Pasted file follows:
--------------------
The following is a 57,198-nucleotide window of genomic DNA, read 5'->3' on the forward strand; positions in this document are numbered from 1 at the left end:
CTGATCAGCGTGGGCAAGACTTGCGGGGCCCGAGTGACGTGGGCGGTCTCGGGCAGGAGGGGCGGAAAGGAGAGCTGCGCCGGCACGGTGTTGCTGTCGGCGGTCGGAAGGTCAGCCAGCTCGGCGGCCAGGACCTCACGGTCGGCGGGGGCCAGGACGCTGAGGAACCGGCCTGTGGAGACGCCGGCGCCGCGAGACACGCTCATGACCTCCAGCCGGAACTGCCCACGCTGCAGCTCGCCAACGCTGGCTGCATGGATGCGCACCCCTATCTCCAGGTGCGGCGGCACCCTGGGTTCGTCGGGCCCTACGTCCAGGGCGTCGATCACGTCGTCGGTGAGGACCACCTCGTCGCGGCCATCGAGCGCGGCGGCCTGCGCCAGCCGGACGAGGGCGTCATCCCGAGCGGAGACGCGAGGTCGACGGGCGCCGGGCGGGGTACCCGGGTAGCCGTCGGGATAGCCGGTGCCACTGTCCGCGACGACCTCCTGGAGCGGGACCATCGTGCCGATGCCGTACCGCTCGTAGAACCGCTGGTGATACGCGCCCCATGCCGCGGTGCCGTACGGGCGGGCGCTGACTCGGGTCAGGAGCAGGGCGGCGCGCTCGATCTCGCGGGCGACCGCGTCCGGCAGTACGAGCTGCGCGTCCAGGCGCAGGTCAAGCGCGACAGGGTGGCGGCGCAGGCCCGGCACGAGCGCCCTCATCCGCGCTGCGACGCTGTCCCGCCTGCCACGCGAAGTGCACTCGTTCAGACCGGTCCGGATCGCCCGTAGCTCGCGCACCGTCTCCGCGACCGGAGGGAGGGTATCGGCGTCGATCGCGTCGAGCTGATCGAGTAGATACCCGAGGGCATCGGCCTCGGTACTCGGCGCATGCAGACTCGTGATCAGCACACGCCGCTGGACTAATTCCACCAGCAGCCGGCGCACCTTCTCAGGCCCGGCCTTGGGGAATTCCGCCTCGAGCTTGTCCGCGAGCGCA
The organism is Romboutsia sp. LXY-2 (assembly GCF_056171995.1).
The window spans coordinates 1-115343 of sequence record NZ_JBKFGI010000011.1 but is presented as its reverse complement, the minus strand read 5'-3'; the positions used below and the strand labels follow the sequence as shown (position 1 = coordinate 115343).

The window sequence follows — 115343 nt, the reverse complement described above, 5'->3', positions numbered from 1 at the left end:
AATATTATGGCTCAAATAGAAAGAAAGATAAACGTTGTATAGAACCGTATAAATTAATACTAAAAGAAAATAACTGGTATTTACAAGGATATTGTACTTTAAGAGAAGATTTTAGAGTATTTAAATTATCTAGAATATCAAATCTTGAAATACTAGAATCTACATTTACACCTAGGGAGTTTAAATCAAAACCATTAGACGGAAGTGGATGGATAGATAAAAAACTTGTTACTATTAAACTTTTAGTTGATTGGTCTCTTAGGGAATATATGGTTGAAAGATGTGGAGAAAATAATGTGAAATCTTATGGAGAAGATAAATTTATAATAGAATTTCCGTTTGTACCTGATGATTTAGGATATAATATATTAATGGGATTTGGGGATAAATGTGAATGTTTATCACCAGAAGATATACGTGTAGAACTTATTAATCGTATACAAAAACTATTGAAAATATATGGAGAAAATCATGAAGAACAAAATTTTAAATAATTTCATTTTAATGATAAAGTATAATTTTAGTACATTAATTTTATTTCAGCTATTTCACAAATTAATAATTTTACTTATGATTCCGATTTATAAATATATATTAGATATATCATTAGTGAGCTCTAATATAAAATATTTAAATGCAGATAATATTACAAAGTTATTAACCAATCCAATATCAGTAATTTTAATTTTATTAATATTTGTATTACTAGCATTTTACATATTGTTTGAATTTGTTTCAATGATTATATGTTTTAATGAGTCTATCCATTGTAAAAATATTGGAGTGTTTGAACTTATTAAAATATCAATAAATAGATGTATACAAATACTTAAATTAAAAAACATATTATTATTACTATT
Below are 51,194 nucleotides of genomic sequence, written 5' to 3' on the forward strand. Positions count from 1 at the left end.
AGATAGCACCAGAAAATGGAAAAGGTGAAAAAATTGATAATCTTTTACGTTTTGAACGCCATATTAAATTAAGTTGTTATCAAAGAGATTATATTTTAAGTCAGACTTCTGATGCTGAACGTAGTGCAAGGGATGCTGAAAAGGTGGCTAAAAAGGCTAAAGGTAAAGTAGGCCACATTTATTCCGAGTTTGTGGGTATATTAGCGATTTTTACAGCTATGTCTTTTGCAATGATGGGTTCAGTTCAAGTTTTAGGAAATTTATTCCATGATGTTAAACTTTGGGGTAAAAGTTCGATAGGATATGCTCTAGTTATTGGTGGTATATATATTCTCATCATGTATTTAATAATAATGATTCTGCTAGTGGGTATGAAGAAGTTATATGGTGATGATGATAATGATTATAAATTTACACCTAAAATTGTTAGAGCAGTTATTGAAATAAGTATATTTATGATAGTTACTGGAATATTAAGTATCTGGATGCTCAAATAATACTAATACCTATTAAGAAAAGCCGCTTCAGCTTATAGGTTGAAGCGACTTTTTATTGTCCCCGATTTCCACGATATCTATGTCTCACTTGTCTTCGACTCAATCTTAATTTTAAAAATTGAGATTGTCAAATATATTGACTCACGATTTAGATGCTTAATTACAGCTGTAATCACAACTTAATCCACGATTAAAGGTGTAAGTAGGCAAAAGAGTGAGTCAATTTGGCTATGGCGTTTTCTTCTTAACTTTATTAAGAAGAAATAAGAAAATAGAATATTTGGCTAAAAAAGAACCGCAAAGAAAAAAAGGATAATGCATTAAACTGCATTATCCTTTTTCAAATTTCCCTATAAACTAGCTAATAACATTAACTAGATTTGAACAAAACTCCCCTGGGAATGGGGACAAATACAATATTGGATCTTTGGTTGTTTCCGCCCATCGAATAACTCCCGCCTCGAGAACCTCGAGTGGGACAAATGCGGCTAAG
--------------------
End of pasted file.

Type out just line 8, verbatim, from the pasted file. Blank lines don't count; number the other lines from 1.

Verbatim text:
AGATAGCACCAGAAAATGGAAAAGGTGAAAAAATTGATAATCTTTTACGTTTTGAACGCCATATTAAATTAAGTTGTTATCAAAGAGATTATATTTTAAGTCAGACTTCTGATGCTGAACGTAGTGCAAGGGATGCTGAAAAGGTGGCTAAAAAGGCTAAAGGTAAAGTAGGCCACATTTATTCCGAGTTTGTGGGTATATTAGCGATTTTTACAGCTATGTCTTTTGCAATGATGGGTTCAGTTCAAGTTTTAGGAAATTTATTCCATGATGTTAAACTTTGGGGTAAAAGTTCGATAGGATATGCTCTAGTTATTGGTGGTATATATATTCTCATCATGTATTTAATAATAATGATTCTGCTAGTGGGTATGAAGAAGTTATATGGTGATGATGATAATGATTATAAATTTACACCTAAAATTGTTAGAGCAGTTATTGAAATAAGTATATTTATGATAGTTACTGGAATATTAAGTATCTGGATGCTCAAATAATACTAATACCTATTAAGAAAAGCCGCTTCAGCTTATAGGTTGAAGCGACTTTTTATTGTCCCCGATTTCCACGATATCTATGTCTCACTTGTCTTCGACTCAATCTTAATTTTAAAAATTGAGATTGTCAAATATATTGACTCACGATTTAGATGCTTAATTACAGCTGTAATCACAACTTAATCCACGATTAAAGGTGTAAGTAGGCAAAAGAGTGAGTCAATTTGGCTATGGCGTTTTCTTCTTAACTTTATTAAGAAGAAATAAGAAAATAGAATATTTGGCTAAAAAAGAACCGCAAAGAAAAAAAGGATAATGCATTAAACTGCATTATCCTTTTTCAAATTTCCCTATAAACTAGCTAATAACATTAACTAGATTTGAACAAAACTCCCCTGGGAATGGGGACAAATACAATATTGGATCTTTGGTTGTTTCCGCCCATCGAATAACTCCCGCCTCGAGAACCTCGAGTGGGACAAATGCGGCTAAG